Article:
Another slow week for the internship (but I'm blogging about it as a required class assignment).
Still working on the digital storytelling report. I might have it ready by Monday, but I am also spending a lot of time away from home this weekend for the holidays, so then again I might not. There is no hard deadline on it, but after three weeks I'm ready to move on to a new topic.
The most compelling theme I'm coming across is that everyone has a voice. Everyone has a story (or many stories) to share, even if they're not blogging about it. Even if they don't know how to make videos, edit them cleverly, and upload them to YouTube. Even if they're not being paid to give a TEDTalk; even if they're not comfortable speaking in public; even -- and especially, in the North American library systems -- if their native language is not English. The digital storytelling programs are making these channels available to ordinary members of the public who might not otherwise be able to share their stories with more than a few immediate family members or personal acquaintances. Equal access to information... reversed. Expanded. Empowered. That's great.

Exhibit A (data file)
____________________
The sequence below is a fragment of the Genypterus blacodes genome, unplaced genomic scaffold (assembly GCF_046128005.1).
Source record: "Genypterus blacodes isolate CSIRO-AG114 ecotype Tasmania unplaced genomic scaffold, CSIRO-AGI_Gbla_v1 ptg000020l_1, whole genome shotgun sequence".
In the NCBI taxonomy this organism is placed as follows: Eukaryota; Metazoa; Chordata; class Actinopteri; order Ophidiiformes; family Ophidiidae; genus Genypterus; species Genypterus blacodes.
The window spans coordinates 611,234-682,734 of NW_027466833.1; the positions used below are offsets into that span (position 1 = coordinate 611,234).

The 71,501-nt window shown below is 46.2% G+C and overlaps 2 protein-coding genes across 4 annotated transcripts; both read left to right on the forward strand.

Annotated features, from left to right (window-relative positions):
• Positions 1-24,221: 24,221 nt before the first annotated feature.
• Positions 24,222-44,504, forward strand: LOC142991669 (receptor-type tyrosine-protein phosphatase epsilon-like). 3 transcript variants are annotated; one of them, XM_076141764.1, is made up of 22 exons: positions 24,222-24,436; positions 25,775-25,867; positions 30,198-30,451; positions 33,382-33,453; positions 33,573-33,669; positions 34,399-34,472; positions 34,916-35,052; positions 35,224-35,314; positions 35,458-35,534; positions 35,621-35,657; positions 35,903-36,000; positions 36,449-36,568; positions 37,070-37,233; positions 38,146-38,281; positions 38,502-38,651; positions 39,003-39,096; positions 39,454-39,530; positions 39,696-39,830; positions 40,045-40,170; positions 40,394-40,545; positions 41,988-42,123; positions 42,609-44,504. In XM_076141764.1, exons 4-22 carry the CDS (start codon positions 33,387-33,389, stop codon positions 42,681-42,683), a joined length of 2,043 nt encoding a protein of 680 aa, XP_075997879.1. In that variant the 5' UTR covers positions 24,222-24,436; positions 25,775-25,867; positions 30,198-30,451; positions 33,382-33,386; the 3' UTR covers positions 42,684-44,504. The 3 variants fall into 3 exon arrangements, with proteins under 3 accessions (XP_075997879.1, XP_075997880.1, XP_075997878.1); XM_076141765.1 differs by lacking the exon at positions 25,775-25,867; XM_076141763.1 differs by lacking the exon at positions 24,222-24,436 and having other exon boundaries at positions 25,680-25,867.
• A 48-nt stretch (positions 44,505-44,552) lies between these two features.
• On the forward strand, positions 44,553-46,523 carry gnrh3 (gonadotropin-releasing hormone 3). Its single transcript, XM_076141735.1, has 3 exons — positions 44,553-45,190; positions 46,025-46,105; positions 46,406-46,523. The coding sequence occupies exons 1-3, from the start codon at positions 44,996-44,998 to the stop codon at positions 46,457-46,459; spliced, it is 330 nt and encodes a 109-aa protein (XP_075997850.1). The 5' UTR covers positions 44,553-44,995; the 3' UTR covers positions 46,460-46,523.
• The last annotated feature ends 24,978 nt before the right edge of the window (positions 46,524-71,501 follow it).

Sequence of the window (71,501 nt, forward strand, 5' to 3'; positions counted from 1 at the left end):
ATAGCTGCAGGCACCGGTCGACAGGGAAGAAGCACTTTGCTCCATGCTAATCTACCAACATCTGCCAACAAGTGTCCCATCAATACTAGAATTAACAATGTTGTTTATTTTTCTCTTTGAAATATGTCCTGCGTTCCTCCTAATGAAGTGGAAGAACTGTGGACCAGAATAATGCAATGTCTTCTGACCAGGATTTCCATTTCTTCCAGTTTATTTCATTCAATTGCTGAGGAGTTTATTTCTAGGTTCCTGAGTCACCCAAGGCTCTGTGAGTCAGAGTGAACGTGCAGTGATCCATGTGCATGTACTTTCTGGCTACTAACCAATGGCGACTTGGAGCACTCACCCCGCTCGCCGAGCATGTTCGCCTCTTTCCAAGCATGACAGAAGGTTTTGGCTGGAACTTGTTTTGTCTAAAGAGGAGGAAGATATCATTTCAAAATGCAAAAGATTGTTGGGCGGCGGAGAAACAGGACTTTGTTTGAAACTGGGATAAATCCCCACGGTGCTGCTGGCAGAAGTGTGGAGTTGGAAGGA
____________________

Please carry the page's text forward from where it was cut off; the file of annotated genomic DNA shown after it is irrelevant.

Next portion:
I also need to get in touch with my internship supervisor and see if he has had the time to look at the questions I sent him in February. I'm still very interested in what the day-to-day is like in a large public library, and I would like to have his perspective on how the profession is changing and what qualities are necessary and sought out in candidates for entry-level librarian positions. When I was first exploring library schools at the beginning of 2010, the future looked rosy for new librarians: technology was integrating with print media in many new ways, and while the field wasn't overpaid, it seemed as though there would be enough staff turnover/attrition through retirement to allow for an influx of new degree-holders. However, a lot of other people had the same idea, and the older library professionals haven't passed the torch (preferring to stay in government positions with health benefits, and who can blame them?). So the entry level is... well, glutted. At least in areas near LIS graduate programs. This is all familiar to anyone paying attention; I'm just recapping why it would really help to have some insight from the inside at the management/hiring level.